AHHH! There it was…the words for what I had been feeling for so long. I honestly felt heartbroken and it seemed at the time like I was on the brink of survival.
With extreme gratitude to God and the beautiful spiritual teachers that guided me out of isolation, I am proud and relieved to say that my life is much different today.

A perfect example of this exquisite shift is that in my pursuit of attracting gorgeous, savvy, conscious, hip, fun, inspiring and enterpreneurial spirited women into my social and professional circles, I have had the great fortune of being introduced to Marcy Cole, coordinator of FIRST TUESDAY WOMEN’S GROUP where the primary purpose is to create a sense of community among a group of diverse, like-minded conscious women.

Marcy is also the founder and chair of “First Tuesday Circle of Giving” and look at what they did! They chose the Robbs family in Los Angeles to sponsor…

Here’s what Marcy shared with me recently…It is well worth the read when you have the time to sit back and feel the pride and delight over the miracle that was created for this family.

“As you are well aware, we researched and carefully chose a family that was not only needy but very worthy in their willingness to partner with us in improving the quality of their lives. In the 4 1/2 months since we met the Robbs, we’ve gotten to know Laura Robbs as a woman who, despite her enormous daily stressors, has managed to worked diligently each day in an effort to support herself and her 5 children. The 5 of us on the steering committee in LA were initially sickened to witness how they were living, and yet moved at how much love there is between this mother and her children and how precious each one of them really are. Every cent this woman earns goes to rent and food, but these kids still know how to love and be loved.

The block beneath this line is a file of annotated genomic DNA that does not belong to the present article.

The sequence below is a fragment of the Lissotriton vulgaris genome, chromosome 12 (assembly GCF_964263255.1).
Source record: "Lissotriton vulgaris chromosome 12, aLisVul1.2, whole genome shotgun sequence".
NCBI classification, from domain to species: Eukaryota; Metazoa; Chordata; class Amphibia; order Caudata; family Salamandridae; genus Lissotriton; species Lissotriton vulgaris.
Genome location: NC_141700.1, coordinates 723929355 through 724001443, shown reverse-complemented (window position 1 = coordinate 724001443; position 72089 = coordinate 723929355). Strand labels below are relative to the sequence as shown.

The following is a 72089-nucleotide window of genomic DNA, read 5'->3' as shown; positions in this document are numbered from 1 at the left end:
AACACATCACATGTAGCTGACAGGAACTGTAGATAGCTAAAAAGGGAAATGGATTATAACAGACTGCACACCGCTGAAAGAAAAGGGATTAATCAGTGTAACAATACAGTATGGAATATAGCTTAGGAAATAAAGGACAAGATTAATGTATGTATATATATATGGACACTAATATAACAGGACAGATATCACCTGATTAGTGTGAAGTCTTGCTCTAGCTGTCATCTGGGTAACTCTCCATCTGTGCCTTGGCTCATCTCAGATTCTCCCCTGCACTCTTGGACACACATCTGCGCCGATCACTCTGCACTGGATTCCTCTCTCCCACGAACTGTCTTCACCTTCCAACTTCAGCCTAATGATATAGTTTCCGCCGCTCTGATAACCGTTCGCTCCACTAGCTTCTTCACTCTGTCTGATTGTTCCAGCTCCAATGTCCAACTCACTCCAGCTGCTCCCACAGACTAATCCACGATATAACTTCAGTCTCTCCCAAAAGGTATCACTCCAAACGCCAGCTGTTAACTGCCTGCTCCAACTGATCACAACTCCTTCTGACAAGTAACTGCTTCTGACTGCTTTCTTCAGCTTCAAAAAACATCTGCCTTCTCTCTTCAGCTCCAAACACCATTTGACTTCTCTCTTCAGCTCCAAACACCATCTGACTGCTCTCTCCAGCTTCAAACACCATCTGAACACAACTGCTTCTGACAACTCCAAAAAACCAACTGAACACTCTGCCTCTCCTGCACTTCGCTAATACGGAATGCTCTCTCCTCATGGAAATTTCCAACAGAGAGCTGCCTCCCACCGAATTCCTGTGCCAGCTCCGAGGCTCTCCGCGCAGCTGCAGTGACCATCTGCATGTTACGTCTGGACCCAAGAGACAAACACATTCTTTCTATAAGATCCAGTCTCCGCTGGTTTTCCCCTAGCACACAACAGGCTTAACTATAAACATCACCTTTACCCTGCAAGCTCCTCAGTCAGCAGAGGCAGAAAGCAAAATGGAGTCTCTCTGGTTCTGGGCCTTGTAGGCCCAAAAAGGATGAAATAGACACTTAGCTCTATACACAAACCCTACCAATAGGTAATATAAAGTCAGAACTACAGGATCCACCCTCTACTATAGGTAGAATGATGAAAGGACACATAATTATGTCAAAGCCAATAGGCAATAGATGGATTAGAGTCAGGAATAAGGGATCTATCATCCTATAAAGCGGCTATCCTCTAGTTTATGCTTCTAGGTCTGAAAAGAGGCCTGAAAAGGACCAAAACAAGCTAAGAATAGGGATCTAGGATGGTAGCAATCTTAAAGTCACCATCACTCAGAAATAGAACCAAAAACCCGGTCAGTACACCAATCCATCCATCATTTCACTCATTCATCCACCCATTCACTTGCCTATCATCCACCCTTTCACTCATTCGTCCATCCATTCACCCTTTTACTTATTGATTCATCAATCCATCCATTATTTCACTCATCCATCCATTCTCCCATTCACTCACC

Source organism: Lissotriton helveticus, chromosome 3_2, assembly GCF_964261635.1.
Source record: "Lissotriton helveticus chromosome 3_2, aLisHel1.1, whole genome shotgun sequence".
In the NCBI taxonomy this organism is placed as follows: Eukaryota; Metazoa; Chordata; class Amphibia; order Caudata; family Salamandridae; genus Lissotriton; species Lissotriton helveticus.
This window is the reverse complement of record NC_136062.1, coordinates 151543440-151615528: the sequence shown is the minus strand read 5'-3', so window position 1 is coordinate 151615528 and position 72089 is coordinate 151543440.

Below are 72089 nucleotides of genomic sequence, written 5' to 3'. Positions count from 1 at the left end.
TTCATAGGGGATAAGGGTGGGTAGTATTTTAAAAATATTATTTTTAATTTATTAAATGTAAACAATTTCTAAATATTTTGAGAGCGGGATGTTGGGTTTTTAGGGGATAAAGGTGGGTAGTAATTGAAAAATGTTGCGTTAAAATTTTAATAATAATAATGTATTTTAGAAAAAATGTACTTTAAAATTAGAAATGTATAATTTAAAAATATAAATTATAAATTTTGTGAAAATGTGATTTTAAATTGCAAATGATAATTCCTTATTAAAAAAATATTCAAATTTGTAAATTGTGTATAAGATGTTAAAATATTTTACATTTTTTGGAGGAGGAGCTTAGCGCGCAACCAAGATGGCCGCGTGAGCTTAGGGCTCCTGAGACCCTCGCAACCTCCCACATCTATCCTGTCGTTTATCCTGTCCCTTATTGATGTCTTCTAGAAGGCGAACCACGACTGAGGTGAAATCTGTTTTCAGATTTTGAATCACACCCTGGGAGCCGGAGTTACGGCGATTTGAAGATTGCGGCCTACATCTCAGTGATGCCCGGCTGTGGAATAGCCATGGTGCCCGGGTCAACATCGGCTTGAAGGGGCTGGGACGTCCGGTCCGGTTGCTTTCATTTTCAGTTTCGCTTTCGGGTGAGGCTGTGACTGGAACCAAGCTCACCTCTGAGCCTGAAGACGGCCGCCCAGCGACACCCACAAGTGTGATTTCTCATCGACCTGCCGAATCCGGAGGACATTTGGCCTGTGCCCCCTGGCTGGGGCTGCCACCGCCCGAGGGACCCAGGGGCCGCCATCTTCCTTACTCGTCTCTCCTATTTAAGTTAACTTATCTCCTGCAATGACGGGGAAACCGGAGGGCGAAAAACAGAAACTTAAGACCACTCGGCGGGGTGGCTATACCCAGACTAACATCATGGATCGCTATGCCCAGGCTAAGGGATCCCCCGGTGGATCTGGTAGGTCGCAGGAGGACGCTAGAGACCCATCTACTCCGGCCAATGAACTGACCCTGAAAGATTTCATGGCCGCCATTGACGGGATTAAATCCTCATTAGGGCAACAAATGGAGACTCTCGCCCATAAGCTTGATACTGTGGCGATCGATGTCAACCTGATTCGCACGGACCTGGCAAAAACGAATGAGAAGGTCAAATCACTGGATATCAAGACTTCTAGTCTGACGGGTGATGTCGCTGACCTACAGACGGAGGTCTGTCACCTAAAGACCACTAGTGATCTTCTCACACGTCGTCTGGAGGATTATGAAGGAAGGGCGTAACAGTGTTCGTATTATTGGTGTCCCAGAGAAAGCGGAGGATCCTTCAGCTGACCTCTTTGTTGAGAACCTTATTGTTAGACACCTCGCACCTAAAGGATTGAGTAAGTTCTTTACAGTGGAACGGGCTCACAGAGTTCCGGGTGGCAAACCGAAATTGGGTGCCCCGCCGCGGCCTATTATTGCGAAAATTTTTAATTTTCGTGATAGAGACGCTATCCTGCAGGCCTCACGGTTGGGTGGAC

Thanx to generous financial donations, coupled with the many wonderful donations of goods and services, we pulled it off with zest , love, and style!! The climactic day really felt like it was something out of Oprah/Extreme Makeover episode…but better….because WE able to bear witness to how our community grass roots efforts succeeded in making a major impact on one family consisting of 6 individual lives; its ripple effect surely to be present for years to come.

So needless to say, I have found many, many women and groups and organizations with which I’m totally inspired by. My female connections are more abundant than ever, and as a result I am thriving more than ever in ALL areas of my life.

A little mindless fun can be great on some occasions, but for me the soulful sisterhood is what excites me more.

As you become clearer and clearer as to what is most important to you, reach out and discover where your tribe is and who is just WAITING to meet you!

To find out more about First Tuesdays Women’s Group, email MarcyCole@gmail.com